New Ford Mustang Will Be “Much More Difficult” To Tune For This Reason

The Mustang’s Chief Engineer has bad news for third-party tuners, as the car could be almost impossible to tune
New Ford Mustang Will Be “Much More Difficult” To Tune For This Reason

The all-new Ford Mustang was unveiled last month, and while many components have been carried over from the previous model, Ford has made a big deal about the car’s new electric architecture. However, it turns out that the new Fully Networked Vehicle (FNV) could pose some serious problems for third-party modifiers.

Chief Engineer for the Mustang program, Ed Krenz, recently told Ford Authority that the new S650-generation Mustang will be “much more difficult” to tune as a result of its new FNV technology.

New Ford Mustang Will Be “Much More Difficult” To Tune For This Reason

According to Krenz, the FNV system is encrypted to protect the driver’s personal data, making the car’s software almost impossible to access for third-party tuners. If the car detects that someone is trying to access or modify the vehicle’s code, the car can automatically shut itself down and prevent any kind of access.

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Installing upgraded third-party engine components will still be possible with the new Mustang, but owners probably won’t be able to tune their cars to take advantage of any hardware upgrades.

New Ford Mustang Will Be “Much More Difficult” To Tune For This Reason

The locked-down FNV will be bad news for many third-party tuners, but Ford will probably try to capitalise on its customer’s thirst for more power. The American carmaker currently offers a host of manufacturer-approved tunes for the outgoing generation 2.3-litre four-cylinder EcoBoost Mustang and 5.0-litre V8 model, so don’t be surprised if the American carmaker offers similar upgrades for the upcoming ‘Stang.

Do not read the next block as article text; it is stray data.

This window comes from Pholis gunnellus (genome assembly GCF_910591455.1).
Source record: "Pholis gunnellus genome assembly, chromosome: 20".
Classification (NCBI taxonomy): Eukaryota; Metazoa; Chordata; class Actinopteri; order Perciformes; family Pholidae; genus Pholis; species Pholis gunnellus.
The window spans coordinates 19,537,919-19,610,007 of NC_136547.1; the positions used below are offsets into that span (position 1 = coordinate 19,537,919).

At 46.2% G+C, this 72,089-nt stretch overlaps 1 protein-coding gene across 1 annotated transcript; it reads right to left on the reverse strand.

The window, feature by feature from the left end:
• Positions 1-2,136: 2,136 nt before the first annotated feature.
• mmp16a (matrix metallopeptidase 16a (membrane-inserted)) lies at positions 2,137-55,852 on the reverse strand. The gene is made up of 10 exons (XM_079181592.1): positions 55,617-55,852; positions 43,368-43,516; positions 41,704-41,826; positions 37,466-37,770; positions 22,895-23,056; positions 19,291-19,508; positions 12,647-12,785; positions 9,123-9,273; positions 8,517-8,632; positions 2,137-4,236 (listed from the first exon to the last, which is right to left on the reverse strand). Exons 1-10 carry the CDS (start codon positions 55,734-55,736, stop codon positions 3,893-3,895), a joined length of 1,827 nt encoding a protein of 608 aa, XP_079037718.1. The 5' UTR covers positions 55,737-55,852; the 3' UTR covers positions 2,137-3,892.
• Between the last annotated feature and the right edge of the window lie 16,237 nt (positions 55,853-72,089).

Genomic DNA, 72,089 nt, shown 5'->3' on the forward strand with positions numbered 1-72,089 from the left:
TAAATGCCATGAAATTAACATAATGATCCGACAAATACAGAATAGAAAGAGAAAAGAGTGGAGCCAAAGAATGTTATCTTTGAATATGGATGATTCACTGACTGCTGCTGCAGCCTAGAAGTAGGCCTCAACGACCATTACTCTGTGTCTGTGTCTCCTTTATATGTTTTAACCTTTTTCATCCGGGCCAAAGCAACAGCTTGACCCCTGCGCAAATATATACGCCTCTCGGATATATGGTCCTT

The new Mustang isn’t the first American performance car to feature a locked-down electric architecture, as the current Chevrolet Corvette C8 also makes use of a similar system. The trend could spell bad news for many third-party car modifiers, but are big car manufacturers doing this intentionally to corner the market on tuning, or are they right to safeguard drivers’ data?

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First of all, why is your car collecting data that is valuable enough to encrypt, and why can you not view the data the car has on you? Second of all, why is there a need to encrypt data of the engine management, when surely all the actual valuable data is linked to the navigation, in car entertainment systems and features that connect to your phone etc? Why aren’t they just two separate systems? Regardless, im pretty sure someone will either break the encryption, or just create a piggyback ecu to remap the engine how you please, or just a whole new ecu alternative.

10/13/2022 - 19:48 |
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New Ford Mustang Will Be “Much More Difficult” To Tune For This Reason

In reply to by CatHat

First of all cars have been using CAN Bus for close to 30 years now and FNV is just the marketing term for the next step in that technology.

There’s also no mention of you not being able to access your data so I don’t know where you get that from, cars have been taking your information for over 10 years now without any type of encryption and in many cases even over open channels (phone book and call sync and so on).

And all that “it’s encrypted and protected” thing was even true something like close to 25 years ago when we tried to crack Porsche’s ECU’s or Subaru’s data tables and we managed to get in, so no worries there.

10/14/2022 - 07:53 |
2 | 0
Myrmeko (#CTSquad)

“FNV system is encrypted to protect the driver’s personal data”. Oh, yeah, the generic “for your safety” argument.
But just like most other cars with encrypted ECUs, they’ll get cracked.
Y’all remember this? The “uncrackable” ECU of the GT-R R35.

10/14/2022 - 08:32 |
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